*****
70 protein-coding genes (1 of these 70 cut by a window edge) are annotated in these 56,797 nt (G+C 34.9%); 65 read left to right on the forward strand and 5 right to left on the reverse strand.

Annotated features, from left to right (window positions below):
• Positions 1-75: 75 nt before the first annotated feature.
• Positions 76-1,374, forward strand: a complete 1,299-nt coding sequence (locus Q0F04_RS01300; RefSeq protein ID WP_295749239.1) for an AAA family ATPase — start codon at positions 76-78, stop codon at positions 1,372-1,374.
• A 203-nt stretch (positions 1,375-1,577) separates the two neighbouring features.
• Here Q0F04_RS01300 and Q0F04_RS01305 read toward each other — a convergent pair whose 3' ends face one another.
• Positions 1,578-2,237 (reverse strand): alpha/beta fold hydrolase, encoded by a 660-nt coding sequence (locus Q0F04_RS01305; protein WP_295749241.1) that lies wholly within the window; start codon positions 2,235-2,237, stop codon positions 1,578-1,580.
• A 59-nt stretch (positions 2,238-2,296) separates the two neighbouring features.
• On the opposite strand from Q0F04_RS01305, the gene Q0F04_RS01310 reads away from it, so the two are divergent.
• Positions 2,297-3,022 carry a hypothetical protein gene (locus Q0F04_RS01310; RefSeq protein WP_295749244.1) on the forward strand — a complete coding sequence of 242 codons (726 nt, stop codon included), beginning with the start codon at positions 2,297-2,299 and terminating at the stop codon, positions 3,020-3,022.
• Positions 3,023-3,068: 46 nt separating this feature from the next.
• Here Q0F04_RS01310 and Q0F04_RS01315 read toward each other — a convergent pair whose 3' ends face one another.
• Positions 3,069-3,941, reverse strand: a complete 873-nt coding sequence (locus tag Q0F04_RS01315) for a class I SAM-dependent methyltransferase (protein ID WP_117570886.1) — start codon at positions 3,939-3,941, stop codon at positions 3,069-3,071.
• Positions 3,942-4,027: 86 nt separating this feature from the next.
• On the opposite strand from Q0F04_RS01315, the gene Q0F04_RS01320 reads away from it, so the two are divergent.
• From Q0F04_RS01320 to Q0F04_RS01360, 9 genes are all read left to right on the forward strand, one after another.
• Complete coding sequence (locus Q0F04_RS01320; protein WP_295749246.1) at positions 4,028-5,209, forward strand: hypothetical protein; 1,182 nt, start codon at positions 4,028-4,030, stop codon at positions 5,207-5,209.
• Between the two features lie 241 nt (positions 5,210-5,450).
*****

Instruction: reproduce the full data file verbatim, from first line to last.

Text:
70 protein-coding genes (1 of these 70 cut by a window edge) are annotated in these 56,797 nt (G+C 34.9%); 65 read left to right on the forward strand and 5 right to left on the reverse strand.

Annotated features, from left to right (window positions below):
• Positions 1-75: 75 nt before the first annotated feature.
• Positions 76-1,374, forward strand: a complete 1,299-nt coding sequence (locus Q0F04_RS01300; RefSeq protein ID WP_295749239.1) for an AAA family ATPase — start codon at positions 76-78, stop codon at positions 1,372-1,374.
• A 203-nt stretch (positions 1,375-1,577) separates the two neighbouring features.
• Here Q0F04_RS01300 and Q0F04_RS01305 read toward each other — a convergent pair whose 3' ends face one another.
• Positions 1,578-2,237 (reverse strand): alpha/beta fold hydrolase, encoded by a 660-nt coding sequence (locus Q0F04_RS01305; protein WP_295749241.1) that lies wholly within the window; start codon positions 2,235-2,237, stop codon positions 1,578-1,580.
• A 59-nt stretch (positions 2,238-2,296) separates the two neighbouring features.
• On the opposite strand from Q0F04_RS01305, the gene Q0F04_RS01310 reads away from it, so the two are divergent.
• Positions 2,297-3,022 carry a hypothetical protein gene (locus Q0F04_RS01310; RefSeq protein WP_295749244.1) on the forward strand — a complete coding sequence of 242 codons (726 nt, stop codon included), beginning with the start codon at positions 2,297-2,299 and terminating at the stop codon, positions 3,020-3,022.
• Positions 3,023-3,068: 46 nt separating this feature from the next.
• Here Q0F04_RS01310 and Q0F04_RS01315 read toward each other — a convergent pair whose 3' ends face one another.
• Positions 3,069-3,941, reverse strand: a complete 873-nt coding sequence (locus tag Q0F04_RS01315) for a class I SAM-dependent methyltransferase (protein ID WP_117570886.1) — start codon at positions 3,939-3,941, stop codon at positions 3,069-3,071.
• Positions 3,942-4,027: 86 nt separating this feature from the next.
• On the opposite strand from Q0F04_RS01315, the gene Q0F04_RS01320 reads away from it, so the two are divergent.
• From Q0F04_RS01320 to Q0F04_RS01360, 9 genes are all read left to right on the forward strand, one after another.
• Complete coding sequence (locus Q0F04_RS01320; protein WP_295749246.1) at positions 4,028-5,209, forward strand: hypothetical protein; 1,182 nt, start codon at positions 4,028-4,030, stop codon at positions 5,207-5,209.
• Between the two features lie 241 nt (positions 5,210-5,450).